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“I am lost. Have no idea what to do next, even though it is the wish of my family and friends back in Burundi to shift him to a hospital there,” he told The Hindu at the Columbia Asia Hospital in Patiala, where his son lies virtually motionless in the ICU. “I sometimes feel as if he can see me with those vacant eyes. I have told the court, I want justice for my son.”

Yannick was among the 1500-odd foreign students at Lovely Professional University (LPU) in Jalandhar which in the last decade of its existence has been instrumental in bringing foreign students mainly from Third World countries to the Punjab hinterland. Around 40% of its foreign students are from Africa and it is common knowledge that the foreigners live and party in rented ghettoes in the town, often creating resentment among the local residents with their drinking and partying. “No Punjabi girl or boy is invited to their parties”, said an investigating official.

The Jalandhar police as well as LPU insist that it would be incorrect to call this a racist attack, because it took place near liquor vend where there was an altercation between the two. At one stage during the investigations, the police also followed a line that Yannick was the victim of a mistaken identity and that the attackers were actually looking for another African boy. But when the media wanted to know the identity of the other African, the theory was abandoned.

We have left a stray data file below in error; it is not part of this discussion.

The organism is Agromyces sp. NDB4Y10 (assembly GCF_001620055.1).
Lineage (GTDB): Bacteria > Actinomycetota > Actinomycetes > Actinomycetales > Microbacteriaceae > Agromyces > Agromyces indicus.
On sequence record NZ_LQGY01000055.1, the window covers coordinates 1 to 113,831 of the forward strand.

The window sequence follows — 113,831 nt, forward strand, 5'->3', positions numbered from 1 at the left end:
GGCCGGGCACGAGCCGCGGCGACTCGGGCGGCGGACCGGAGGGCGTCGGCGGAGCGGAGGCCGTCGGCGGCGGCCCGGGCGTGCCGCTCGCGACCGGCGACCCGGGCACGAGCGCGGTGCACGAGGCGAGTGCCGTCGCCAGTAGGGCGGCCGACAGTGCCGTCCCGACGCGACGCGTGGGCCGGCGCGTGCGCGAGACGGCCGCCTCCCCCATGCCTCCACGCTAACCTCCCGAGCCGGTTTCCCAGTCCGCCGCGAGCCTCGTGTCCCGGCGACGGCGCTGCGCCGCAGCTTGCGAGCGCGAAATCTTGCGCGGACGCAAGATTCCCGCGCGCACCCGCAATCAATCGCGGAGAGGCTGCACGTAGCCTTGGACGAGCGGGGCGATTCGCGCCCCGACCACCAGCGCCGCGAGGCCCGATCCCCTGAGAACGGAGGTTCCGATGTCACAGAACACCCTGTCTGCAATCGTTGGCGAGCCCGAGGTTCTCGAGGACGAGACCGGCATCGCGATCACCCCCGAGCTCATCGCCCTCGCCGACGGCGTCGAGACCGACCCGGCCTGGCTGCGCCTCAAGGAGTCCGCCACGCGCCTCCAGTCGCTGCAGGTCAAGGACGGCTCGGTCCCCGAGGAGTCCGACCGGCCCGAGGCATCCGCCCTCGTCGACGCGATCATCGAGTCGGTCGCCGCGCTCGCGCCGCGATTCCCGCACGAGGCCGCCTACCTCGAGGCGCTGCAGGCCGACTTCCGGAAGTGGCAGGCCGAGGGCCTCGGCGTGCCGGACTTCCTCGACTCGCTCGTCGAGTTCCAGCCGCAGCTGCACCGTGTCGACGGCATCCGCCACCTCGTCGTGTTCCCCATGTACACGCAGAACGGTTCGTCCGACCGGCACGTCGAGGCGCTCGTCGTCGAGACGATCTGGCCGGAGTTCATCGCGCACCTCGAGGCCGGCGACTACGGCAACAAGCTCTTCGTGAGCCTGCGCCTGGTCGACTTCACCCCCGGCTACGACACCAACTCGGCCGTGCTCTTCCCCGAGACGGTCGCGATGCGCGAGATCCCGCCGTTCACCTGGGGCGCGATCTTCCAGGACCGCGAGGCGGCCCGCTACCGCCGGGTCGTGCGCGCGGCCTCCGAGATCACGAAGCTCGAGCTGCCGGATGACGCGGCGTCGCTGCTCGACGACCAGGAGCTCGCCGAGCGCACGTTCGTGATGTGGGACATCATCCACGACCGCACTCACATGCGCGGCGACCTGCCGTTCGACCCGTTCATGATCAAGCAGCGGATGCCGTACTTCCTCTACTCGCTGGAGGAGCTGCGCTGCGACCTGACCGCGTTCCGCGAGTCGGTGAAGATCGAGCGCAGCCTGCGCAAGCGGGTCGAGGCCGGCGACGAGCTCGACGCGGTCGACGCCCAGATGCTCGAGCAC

Of the nine accused, two are still absconding and have been declared proclaimed offenders by the trial court in Jalandhar. One of them, Jaskaran Singh, flew to Australia on a student visa, and the police are now trying to get him extradited with the help of the Ministry of External Affairs. Two of the seven who were arrested have been granted bail in the last few days. One of them is Romi Uppal, the son of a senior Punjab police officer, who was suspended last year, for threatening the witnesses. All have been booked for attempt to murder.

Nestor’s other worry is whether the Punjab Government will honour its promise to pay the hospital bills that have accumulated to Rs 30 lakhs. Following a media furore and intervention by the Burundi Embassy, the government announced that it would foot the bill for Yannick’s treatment and gave Rs 5 lakhs to the hospital. Nestor says that Burundi nationals in Delhi and elsewhere gave him some financial help, but without his regular job with a NGO in Burundi, which he was forced to leave, it is a tough haul. Students and staff of Lovely Professional University also collected Rs 6 lakhs and gave it to the Punjab Government for Yannick’s treatment.